Accountability Board

Updated Aug. 28, 2020

In June, Johns Hopkins announced the decision to put on hold the establishment of the JHPD for at least two years to allow us to come together as a community during this time of reimagining public safety. We indicated we would not take any further steps toward its establishment during that time period.  That was a decision that we didn’t – and still don’t – take lightly, but it was a necessary step, particularly as our community grappled with the grotesque murder of George Floyd by Minneapolis police.   

Moving forward, we have also decided to pause the Accountability Board in parallel.  Because the Board’s purpose and scope of work is statutorily tied to the establishment of the JHPD, continuing its efforts would not be in keeping with our commitment to halt all steps toward creating the department during this time. 

In the interim, we hope to take part in the ongoing conversations in our city and in Annapolis about what is possible for our city and country in rethinking the appropriate boundaries and responsibilities of policing, and to draw on the energies, expertise, and efforts of our community in advancing the agenda for consequential and enduring reform. Many of our faculty are already participating in those efforts.  Although the Accountability Board will be on a pause, we hope that on an individual basis the members of group will also participate where they can in those efforts that are going on in the City and the State. We want to spend the next two years — with a sense of shared purpose and commitment, with our neighbors, and across our university community— exploring more deeply and continuing to invest in alternative approaches to preventing or interrupting criminal violence so that we reduce to the greatest extent possible our reliance on sworn policing.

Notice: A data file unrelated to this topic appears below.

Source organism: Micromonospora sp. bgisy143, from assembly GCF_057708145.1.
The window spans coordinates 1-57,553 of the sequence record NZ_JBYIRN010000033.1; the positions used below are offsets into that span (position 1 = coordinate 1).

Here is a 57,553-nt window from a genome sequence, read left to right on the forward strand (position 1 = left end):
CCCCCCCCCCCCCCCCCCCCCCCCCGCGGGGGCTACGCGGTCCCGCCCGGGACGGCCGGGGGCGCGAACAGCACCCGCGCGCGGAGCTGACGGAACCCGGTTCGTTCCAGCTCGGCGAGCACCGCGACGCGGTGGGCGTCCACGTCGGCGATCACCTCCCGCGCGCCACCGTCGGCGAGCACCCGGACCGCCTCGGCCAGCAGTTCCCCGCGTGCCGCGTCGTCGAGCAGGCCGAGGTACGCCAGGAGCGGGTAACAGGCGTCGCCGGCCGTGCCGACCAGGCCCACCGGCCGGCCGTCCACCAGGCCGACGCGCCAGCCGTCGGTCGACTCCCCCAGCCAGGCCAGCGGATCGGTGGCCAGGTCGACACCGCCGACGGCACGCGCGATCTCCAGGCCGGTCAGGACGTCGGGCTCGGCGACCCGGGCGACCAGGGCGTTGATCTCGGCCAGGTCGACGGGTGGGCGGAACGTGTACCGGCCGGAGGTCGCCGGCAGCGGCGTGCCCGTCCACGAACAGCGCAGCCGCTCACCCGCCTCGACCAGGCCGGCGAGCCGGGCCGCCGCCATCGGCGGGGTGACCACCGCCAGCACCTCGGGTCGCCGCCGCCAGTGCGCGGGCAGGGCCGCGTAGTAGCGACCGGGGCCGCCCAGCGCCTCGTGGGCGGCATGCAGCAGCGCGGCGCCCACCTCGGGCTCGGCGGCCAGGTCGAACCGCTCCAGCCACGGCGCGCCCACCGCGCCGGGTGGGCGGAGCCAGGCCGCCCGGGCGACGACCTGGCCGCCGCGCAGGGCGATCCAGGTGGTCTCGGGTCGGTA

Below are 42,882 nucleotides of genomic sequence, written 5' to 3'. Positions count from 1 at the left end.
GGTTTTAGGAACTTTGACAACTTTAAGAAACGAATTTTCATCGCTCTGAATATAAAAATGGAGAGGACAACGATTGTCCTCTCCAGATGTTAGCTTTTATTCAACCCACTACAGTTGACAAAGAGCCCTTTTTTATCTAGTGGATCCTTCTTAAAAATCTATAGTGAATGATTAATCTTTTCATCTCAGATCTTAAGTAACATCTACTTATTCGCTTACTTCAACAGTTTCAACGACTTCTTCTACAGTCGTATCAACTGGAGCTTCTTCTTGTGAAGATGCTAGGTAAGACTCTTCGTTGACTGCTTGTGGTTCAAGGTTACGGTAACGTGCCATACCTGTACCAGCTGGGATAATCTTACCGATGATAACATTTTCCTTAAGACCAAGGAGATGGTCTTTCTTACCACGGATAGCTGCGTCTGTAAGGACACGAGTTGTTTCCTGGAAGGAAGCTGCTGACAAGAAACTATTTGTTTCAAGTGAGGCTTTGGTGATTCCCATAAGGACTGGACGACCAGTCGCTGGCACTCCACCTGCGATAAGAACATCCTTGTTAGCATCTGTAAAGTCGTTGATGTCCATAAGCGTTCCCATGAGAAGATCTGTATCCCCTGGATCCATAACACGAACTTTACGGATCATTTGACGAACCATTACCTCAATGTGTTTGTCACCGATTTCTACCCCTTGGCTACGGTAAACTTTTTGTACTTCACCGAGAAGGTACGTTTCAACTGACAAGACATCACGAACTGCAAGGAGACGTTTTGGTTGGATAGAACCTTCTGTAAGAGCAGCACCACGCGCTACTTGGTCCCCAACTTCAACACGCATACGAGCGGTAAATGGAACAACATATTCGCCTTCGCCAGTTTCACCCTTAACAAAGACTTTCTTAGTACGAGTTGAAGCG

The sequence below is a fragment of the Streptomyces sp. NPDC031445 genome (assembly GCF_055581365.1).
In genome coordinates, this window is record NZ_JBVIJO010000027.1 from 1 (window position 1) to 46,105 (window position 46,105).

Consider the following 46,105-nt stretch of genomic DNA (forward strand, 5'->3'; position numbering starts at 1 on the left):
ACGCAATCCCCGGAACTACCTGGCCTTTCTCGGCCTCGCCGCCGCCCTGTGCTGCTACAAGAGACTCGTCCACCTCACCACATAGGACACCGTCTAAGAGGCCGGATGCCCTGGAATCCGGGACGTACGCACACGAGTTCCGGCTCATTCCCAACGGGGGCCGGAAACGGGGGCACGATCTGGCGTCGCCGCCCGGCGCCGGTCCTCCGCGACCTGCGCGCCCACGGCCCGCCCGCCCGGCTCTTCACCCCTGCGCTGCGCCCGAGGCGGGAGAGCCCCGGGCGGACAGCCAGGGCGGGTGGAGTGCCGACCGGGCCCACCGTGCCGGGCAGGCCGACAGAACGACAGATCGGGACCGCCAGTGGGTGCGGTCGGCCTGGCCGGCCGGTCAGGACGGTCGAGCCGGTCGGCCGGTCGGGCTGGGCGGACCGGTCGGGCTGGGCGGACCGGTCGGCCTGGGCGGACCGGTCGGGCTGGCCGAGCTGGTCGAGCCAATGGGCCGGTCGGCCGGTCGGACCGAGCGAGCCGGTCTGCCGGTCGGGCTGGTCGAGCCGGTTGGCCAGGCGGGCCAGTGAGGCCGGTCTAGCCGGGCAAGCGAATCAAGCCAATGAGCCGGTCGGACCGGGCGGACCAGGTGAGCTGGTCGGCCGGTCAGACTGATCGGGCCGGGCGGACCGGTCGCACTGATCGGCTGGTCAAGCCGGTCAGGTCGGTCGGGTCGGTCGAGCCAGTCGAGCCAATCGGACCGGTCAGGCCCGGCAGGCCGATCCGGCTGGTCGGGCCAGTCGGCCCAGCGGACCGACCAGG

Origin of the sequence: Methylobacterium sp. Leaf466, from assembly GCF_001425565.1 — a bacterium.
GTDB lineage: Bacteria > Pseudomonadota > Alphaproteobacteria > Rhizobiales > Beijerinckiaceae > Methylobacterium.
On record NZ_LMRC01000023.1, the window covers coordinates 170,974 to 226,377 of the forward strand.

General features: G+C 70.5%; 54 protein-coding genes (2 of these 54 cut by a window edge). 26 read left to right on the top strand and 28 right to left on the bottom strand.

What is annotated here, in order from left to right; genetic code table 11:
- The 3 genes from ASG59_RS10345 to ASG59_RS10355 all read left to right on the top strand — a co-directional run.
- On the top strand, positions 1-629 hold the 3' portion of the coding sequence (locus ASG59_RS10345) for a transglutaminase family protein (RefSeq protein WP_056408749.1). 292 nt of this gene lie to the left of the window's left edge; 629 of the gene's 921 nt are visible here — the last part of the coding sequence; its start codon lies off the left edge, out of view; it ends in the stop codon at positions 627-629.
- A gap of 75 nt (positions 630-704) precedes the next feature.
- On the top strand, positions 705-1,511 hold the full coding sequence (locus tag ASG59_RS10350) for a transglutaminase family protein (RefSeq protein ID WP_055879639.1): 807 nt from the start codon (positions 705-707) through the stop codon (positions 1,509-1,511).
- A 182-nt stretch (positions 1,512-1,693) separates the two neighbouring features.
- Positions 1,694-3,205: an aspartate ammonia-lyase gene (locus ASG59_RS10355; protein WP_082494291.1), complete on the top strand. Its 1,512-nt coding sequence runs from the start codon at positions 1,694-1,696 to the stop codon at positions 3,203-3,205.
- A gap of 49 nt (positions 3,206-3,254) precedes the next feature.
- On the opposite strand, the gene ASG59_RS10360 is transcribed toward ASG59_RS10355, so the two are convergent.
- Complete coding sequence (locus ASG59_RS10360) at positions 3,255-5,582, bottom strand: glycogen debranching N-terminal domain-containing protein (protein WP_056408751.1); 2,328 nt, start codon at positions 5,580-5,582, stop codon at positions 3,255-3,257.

Updates about this work will continue to be shared with our community and posted on this website.

Background on the accountability board

The Johns Hopkins University Police Accountability Board, unique both in Maryland and throughout the country, empowers community members from JHU and the surrounding neighborhoods to help directly shape the development and operation of the future Johns Hopkins Police Department (JHPD). Recommended by the University based on community input and research into best practices among police departments nationally and adopted into law by the General Assembly, the Board is a crucial element in ensuring the success of the JHPD.

Accountability Board members are charged with:

  • Sharing community feedback directly with JHPD leadership;
  • Reviewing JHPD metrics involving crime; and
  • Assessing current and prospective department policies, procedures, and training in order to provide recommendations for improvement.[i]

The Accountability Board must meet at least quarterly and hold at least one public meeting each year to seek input on JHPD policies, procedures, and training from community members of Baltimore City.  Its meeting minutes must be posted prominently on a website available to the public.

Accountability Board Q&A

[i] Md. Code Ann., Education § 24-1205(b); see also id. § 24-1205(d).